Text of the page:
Norway is pleased to be a sponsor of the Joint Statement on violence and discrimination based on sexual orientation and gender identity read by Brazil.
The Vienna Declaration and Programme of Action declares that ‘human rights and fundamental freedoms are the birthright of all human beings’. Yet, we see that LGBTI-persons continue to be denied their birthright in all parts of the world.
As stated by Secretary General Ban Ki-moon: “It is an outrage that so many countries continue to criminalize people simply for loving another human being of the same sex. These laws must go.”
The first resolution by this Council, expressing serious concern about discrimination and violence based on sexual orientation and gender identity, has provided a solid foundation for addressing discrimination and violence.
In 2013, South Africa and Norway co-hosted an international conference in Oslo on human rights, sexual orientation and gender identity. It gathered more than 200 participants from 84 countries in all regions of the world. This Conference identified key human rights challenges and responses, providing input to the UN Human Rights Council.
The High Commissioners second report shows that there have been several positive developments at international, regional and national levels since 2011.
• 3 countries have decriminalized consensual same-sex relationships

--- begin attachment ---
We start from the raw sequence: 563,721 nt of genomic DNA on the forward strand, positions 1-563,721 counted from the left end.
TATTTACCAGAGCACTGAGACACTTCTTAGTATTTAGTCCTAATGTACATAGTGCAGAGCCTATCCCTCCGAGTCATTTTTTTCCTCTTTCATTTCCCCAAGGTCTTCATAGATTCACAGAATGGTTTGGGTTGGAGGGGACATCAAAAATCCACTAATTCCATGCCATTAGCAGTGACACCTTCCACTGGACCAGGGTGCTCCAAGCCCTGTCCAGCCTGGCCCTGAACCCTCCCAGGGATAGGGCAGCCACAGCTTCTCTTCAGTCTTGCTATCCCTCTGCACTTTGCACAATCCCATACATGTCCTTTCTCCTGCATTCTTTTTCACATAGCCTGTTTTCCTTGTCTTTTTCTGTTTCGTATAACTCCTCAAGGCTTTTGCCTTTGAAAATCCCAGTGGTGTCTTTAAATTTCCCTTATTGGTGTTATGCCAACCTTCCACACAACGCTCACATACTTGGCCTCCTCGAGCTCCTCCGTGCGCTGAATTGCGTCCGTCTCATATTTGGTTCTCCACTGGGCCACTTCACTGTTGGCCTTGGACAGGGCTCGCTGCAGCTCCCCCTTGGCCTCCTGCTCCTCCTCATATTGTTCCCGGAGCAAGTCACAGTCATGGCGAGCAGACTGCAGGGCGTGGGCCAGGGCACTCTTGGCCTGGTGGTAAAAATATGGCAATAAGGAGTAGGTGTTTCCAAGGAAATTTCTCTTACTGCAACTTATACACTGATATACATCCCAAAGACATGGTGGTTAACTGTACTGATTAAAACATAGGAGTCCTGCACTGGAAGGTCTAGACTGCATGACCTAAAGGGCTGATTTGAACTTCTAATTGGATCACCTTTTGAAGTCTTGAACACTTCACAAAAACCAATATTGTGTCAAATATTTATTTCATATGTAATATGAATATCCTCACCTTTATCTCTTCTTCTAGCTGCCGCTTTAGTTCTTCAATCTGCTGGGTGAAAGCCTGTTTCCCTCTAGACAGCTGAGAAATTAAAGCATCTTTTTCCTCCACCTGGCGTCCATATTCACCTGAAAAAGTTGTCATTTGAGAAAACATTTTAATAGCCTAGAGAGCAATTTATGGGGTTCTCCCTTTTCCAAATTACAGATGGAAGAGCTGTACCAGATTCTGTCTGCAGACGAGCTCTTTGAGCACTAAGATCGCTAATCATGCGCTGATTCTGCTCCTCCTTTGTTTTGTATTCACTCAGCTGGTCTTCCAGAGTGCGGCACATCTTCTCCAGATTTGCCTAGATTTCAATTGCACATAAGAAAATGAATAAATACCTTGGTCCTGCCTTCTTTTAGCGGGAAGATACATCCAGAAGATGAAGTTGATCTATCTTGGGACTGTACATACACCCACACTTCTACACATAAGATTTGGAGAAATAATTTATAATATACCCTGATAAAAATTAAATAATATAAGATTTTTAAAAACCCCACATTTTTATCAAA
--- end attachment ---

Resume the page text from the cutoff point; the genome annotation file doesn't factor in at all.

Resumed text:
• 14 countries have adopted or strengthened anti-discrimination or hate crime laws
• 12 countries have introduced marriage or civil unions for same-sex couples.
The report concludes, however, that the overall picture remains one of continuing, pervasive abuse, harassment and discrimination affecting LGBTI people in all regions.
The protection of human rights defenders i crucial. In some countries, those who stand up for the rights of LGBTI people risk being threatened, imprisoned or even killed. That is why Norway supports organizations that offer concrete security measures to human rights defenders and enable them to continue their important work.
Norway is pleased to see that non-discrimination of LGBTI-people are firmly included as a recurring topic on the international agenda, and increasingly so. The Human Rights Council must continue to play its part through regular debate on how the international community best can combat violence and discrimination linked to sexual orientation and gender identity.